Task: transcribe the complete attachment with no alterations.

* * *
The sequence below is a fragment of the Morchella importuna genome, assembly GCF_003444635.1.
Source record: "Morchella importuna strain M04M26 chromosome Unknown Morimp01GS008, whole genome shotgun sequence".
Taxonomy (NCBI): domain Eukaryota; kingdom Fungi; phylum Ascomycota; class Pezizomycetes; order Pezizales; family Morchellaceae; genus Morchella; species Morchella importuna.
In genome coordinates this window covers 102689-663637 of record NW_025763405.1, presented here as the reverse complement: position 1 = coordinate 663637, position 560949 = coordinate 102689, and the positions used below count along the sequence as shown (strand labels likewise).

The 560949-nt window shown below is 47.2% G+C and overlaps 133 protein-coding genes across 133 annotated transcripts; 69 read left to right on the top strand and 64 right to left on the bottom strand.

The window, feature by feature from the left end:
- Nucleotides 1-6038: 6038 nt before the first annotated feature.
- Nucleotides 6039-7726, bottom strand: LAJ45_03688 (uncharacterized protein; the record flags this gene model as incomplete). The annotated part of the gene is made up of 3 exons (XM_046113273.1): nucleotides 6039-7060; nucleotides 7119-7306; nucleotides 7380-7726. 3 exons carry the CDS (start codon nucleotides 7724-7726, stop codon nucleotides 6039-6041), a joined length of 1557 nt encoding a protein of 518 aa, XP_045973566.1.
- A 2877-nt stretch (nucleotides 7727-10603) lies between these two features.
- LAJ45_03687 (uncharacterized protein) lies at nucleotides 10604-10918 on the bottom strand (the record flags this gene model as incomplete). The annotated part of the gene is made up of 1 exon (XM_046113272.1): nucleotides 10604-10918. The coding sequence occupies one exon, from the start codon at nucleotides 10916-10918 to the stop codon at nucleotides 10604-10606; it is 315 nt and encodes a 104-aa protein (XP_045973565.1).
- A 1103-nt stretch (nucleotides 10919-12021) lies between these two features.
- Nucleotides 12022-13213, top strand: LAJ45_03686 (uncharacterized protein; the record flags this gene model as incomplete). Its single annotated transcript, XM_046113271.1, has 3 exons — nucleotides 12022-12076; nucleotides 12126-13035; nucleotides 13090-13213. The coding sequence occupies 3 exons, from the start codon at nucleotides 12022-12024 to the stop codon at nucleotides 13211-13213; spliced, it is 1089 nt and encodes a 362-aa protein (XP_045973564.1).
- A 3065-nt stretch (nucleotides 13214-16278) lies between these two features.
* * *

The sequence below is a fragment of the Morchella importuna genome, assembly GCF_003444635.1.
Source record: "Morchella importuna strain M04M26 chromosome Unknown Morimp01GS008, whole genome shotgun sequence".
Taxonomy (NCBI): domain Eukaryota; kingdom Fungi; phylum Ascomycota; class Pezizomycetes; order Pezizales; family Morchellaceae; genus Morchella; species Morchella importuna.
In genome coordinates this window covers 102689-663637 of record NW_025763405.1, presented here as the reverse complement: position 1 = coordinate 663637, position 560949 = coordinate 102689, and the positions used below count along the sequence as shown (strand labels likewise).

The 560949-nt window shown below is 47.2% G+C and overlaps 133 protein-coding genes across 133 annotated transcripts; 69 read left to right on the top strand and 64 right to left on the bottom strand.

The window, feature by feature from the left end:
- Nucleotides 1-6038: 6038 nt before the first annotated feature.
- Nucleotides 6039-7726, bottom strand: LAJ45_03688 (uncharacterized protein; the record flags this gene model as incomplete). The annotated part of the gene is made up of 3 exons (XM_046113273.1): nucleotides 6039-7060; nucleotides 7119-7306; nucleotides 7380-7726. 3 exons carry the CDS (start codon nucleotides 7724-7726, stop codon nucleotides 6039-6041), a joined length of 1557 nt encoding a protein of 518 aa, XP_045973566.1.
- A 2877-nt stretch (nucleotides 7727-10603) lies between these two features.
- LAJ45_03687 (uncharacterized protein) lies at nucleotides 10604-10918 on the bottom strand (the record flags this gene model as incomplete). The annotated part of the gene is made up of 1 exon (XM_046113272.1): nucleotides 10604-10918. The coding sequence occupies one exon, from the start codon at nucleotides 10916-10918 to the stop codon at nucleotides 10604-10606; it is 315 nt and encodes a 104-aa protein (XP_045973565.1).
- A 1103-nt stretch (nucleotides 10919-12021) lies between these two features.
- Nucleotides 12022-13213, top strand: LAJ45_03686 (uncharacterized protein; the record flags this gene model as incomplete). Its single annotated transcript, XM_046113271.1, has 3 exons — nucleotides 12022-12076; nucleotides 12126-13035; nucleotides 13090-13213. The coding sequence occupies 3 exons, from the start codon at nucleotides 12022-12024 to the stop codon at nucleotides 13211-13213; spliced, it is 1089 nt and encodes a 362-aa protein (XP_045973564.1).
- A 3065-nt stretch (nucleotides 13214-16278) lies between these two features.